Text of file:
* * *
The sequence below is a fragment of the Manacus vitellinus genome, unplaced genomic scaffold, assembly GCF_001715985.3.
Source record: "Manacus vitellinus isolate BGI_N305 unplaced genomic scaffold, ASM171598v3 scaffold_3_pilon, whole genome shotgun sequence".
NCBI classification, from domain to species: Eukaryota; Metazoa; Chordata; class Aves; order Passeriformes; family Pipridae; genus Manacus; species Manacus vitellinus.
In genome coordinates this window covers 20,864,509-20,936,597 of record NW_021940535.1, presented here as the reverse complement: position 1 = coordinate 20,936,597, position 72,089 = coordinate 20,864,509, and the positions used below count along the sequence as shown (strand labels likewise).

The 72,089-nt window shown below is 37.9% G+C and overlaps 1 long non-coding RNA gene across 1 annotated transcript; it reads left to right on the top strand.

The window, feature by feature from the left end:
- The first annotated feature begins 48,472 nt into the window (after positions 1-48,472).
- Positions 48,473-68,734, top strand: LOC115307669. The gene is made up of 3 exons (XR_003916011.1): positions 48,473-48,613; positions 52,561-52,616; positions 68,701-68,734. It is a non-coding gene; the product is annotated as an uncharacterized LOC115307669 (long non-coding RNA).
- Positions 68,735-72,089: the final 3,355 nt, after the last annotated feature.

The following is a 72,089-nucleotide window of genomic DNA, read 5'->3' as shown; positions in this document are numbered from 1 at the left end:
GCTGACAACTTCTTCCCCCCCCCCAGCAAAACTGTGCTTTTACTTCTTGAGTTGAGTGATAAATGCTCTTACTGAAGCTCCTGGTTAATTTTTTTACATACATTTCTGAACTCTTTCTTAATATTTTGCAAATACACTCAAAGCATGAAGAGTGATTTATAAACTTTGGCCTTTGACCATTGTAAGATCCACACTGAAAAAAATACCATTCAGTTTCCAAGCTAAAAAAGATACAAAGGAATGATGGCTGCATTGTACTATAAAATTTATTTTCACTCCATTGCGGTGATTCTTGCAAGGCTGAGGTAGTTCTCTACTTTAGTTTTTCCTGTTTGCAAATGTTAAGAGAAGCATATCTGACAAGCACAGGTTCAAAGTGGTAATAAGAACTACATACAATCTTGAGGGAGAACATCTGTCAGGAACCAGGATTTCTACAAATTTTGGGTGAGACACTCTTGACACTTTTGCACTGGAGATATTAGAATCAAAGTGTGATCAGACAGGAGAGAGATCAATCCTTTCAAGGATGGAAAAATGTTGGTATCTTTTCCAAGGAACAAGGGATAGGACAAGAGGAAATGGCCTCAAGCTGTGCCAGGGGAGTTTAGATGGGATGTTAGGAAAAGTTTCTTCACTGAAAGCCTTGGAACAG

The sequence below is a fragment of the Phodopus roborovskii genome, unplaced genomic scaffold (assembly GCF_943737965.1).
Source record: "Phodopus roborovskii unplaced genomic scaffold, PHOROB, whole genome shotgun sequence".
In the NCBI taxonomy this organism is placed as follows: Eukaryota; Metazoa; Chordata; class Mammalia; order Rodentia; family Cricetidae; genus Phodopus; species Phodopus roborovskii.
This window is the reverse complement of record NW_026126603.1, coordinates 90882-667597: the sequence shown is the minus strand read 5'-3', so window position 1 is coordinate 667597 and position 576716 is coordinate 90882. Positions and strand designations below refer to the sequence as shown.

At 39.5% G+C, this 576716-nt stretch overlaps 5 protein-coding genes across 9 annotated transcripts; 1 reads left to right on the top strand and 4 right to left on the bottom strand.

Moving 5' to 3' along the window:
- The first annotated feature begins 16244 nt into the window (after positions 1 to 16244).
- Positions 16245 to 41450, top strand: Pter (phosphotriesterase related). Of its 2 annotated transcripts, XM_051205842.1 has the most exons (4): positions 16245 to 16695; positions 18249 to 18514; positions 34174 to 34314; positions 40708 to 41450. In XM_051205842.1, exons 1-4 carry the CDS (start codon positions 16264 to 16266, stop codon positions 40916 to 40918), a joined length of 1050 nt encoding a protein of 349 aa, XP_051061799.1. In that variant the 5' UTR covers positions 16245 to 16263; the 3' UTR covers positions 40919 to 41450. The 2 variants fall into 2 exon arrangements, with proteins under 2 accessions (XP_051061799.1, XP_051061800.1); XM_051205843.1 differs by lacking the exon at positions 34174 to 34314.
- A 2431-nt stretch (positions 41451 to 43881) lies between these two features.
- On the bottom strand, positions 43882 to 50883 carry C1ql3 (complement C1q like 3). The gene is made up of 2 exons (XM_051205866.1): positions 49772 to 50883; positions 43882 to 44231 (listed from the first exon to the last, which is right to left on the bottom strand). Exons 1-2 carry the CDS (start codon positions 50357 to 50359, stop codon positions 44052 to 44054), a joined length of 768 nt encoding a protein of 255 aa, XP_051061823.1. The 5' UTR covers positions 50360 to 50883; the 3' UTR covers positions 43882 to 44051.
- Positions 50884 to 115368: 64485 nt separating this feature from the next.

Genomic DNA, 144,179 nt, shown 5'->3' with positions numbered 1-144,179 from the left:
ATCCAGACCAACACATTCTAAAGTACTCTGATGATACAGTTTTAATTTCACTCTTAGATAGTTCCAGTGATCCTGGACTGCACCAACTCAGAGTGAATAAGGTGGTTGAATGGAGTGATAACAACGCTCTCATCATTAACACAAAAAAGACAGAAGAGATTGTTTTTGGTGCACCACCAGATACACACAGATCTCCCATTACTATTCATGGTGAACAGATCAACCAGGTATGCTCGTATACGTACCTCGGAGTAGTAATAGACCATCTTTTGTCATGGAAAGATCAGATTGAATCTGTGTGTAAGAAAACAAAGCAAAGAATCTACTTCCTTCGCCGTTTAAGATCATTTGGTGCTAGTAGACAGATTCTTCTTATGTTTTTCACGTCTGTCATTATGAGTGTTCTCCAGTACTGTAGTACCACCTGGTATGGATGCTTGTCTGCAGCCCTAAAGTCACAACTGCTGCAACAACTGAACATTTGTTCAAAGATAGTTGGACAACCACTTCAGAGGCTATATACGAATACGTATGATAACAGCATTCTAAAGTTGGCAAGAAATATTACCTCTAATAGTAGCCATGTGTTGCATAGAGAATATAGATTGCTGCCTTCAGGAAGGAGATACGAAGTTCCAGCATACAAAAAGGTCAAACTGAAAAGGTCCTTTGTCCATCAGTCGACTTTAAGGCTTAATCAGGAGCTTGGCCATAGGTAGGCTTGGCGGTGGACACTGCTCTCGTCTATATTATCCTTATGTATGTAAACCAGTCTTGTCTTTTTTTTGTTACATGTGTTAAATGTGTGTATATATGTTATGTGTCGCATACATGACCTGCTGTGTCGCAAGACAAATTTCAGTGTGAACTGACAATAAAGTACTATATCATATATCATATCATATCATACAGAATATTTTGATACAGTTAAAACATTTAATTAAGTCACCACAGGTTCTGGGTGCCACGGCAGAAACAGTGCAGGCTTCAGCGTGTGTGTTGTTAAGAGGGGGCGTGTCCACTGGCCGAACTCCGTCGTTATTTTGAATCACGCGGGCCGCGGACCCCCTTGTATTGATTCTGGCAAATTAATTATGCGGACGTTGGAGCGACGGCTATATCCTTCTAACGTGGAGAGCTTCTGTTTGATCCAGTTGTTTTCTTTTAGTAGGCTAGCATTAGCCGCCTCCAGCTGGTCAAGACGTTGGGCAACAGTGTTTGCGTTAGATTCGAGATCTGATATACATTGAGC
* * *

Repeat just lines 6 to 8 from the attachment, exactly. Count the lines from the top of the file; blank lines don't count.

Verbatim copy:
The window, feature by feature from the left end:
- The first annotated feature begins 48,472 nt into the window (after positions 1-48,472).
- Positions 48,473-68,734, top strand: LOC115307669. The gene is made up of 3 exons (XR_003916011.1): positions 48,473-48,613; positions 52,561-52,616; positions 68,701-68,734. It is a non-coding gene; the product is annotated as an uncharacterized LOC115307669 (long non-coding RNA).